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From Banking and Finance Law Daily, July 24, 2015

Split decision opens door to challenging CFPB constitutionality

By Richard A. Roth, J.D.

A Texas state bank has standing under the Constitution to challenge the Dodd-Frank Act’s creation of the Consumer Financial Protection Bureau and the recess appointment of Richard Cordray as CFPB Director, the U.S. Court of Appeals for the District of Columbia has determined. However, the bank does not have standing to challenge the creation of the Financial Stability Oversight Council, the court decided. Also, a group of state attorneys general lacks standing to challenge the Federal Deposit Insurance Corporation’s orderly liquidation authority (State National Bank of Big Spring v. Lew, July 24, 2015, Kavanaugh, B.).

The opinion partially overturned a 2013 decision by the U.S. District Court for the District of Columbia that dismissed the suit in full (see Banking and Finance Law Daily, Aug. 2, 2013). According to the district court judge, the bank and the attorneys general did not have standing because they were unable to establish that the Dodd-Frank provisions caused or imminently threatened an injury.

The appellate court was careful to limit its decision only to whether the bank and the state officials have standing to sue. It expressed no opinion on the merits of any of the claims.

Challenged Dodd-Frank provisions. State National Bank of Big Springs and attorneys general of 10 states claim that several Dodd-Frank Act consumer protection and financial stability provisions violate the U.S. Constitution in a number of respects. The bank also asserts that President Obama could not use his recess appointment authority to appoint Cordray as bureau director.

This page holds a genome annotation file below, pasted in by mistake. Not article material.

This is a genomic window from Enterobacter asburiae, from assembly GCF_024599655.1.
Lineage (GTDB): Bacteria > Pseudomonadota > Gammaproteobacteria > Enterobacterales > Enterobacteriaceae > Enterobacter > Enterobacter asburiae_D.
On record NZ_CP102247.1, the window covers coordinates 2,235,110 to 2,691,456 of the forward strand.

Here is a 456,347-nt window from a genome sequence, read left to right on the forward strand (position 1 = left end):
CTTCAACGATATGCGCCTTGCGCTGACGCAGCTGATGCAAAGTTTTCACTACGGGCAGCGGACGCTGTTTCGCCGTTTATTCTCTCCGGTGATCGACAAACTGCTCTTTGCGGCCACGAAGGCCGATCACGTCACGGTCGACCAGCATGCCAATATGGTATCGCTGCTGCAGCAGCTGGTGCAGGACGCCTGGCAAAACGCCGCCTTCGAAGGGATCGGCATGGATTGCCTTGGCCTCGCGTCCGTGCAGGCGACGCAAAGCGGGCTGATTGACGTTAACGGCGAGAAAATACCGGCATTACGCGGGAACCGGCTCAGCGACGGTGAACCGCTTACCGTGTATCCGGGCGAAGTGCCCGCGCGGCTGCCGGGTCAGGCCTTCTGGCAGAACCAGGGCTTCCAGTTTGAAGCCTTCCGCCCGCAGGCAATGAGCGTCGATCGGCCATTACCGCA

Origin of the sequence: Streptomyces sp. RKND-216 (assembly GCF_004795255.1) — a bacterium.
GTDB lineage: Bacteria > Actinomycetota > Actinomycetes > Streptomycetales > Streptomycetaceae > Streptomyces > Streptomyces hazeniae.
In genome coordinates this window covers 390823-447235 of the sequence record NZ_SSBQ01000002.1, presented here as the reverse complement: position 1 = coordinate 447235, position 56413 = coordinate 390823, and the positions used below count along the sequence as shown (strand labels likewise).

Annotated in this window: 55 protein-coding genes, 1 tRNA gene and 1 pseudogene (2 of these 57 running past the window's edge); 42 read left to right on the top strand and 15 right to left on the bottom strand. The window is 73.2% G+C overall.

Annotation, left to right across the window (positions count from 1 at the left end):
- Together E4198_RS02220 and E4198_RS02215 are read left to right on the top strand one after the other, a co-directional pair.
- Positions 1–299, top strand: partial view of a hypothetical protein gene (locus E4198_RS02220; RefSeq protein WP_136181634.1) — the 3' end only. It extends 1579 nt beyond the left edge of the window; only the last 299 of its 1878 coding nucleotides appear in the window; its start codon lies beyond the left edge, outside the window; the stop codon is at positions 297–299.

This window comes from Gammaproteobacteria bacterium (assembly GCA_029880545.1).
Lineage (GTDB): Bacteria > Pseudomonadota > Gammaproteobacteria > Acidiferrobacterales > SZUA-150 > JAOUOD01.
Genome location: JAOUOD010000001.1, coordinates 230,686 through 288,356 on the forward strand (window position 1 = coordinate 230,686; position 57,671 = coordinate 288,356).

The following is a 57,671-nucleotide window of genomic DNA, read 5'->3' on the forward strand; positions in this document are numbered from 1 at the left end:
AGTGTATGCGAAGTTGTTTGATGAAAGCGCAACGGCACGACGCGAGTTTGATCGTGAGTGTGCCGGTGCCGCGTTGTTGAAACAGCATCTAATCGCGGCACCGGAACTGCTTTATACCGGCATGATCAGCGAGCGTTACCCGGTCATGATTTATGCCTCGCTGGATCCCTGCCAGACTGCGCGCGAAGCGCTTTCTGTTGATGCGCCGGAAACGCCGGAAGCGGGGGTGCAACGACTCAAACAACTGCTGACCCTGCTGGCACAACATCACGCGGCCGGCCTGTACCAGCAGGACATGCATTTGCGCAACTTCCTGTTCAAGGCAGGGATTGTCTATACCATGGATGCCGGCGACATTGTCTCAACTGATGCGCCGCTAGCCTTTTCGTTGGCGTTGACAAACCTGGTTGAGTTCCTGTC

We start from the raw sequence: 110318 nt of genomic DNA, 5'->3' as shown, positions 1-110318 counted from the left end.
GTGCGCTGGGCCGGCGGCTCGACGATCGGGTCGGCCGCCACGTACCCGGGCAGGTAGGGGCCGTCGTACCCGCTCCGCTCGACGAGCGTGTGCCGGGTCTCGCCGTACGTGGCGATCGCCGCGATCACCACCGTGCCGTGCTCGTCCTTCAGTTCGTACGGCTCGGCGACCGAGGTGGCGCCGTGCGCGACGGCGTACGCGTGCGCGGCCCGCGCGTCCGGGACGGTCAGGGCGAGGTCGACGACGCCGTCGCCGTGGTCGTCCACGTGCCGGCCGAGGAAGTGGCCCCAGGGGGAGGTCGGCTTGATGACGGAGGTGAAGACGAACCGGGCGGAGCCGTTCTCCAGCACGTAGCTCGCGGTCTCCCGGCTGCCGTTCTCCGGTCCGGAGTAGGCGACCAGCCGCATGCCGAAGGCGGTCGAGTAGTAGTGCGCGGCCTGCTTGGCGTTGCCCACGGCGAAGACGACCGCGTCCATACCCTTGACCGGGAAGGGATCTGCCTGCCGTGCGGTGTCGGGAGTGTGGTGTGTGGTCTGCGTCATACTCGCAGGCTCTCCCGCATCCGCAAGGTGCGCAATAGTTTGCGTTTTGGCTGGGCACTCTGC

Specifically, the suit claims that:

  • The organization of the CFPB is unconstitutional because independent agencies must be led by multiple-member commissions, not by a single director. Also Congress gave the CFPB so much power that the non-delegation doctrine was violated.
  • President Obama exceeded his authority when he appointed Cordray during a three-day intra-session Senate recess. Under NLRB v. Noel Canning, three days was not long enough to allow the exercise of the recess appointment authority (see Banking and Finance Law Daily, June 26, 2014).
  • The creation of the FSOC violates both the non-delegation doctrine and separation of powers principles because the council has unchecked power to decide which financial companies should be designated systemically important financial institutions that are subject to additional regulation.
  • The creation of the orderly liquidation authority, which will allow the FDIC to liquidate failing financial companies that pose a significant financial stability risk, would allow the FDIC to alter the priority of creditors in violation of the guarantee of uniform bankruptcy laws and non-delegation and due process principles.

Standing and ripeness. The appellate court summarized the issue of standing as an inquiry into whether the bank or states had suffered an injury in fact that was caused by the law and that the court could redress. If standing existed, a second issue arose—was this the right time to allow the challenge, i.e. was the complaint ripe for adjudication?

Challenge to CFPB. As a general rule, there is little doubt that a regulated company has standing to challenge the validity of a law or rule under which it is regulated, the court began. The Texas bank is regulated by the CFPB, and the bureau already has taken at least one action, the adoption of a rule on international remittance transfers, that has imposed obligations and costs on the bank. There was no reason not to follow the general rule and decide the bank has standing, the court decided.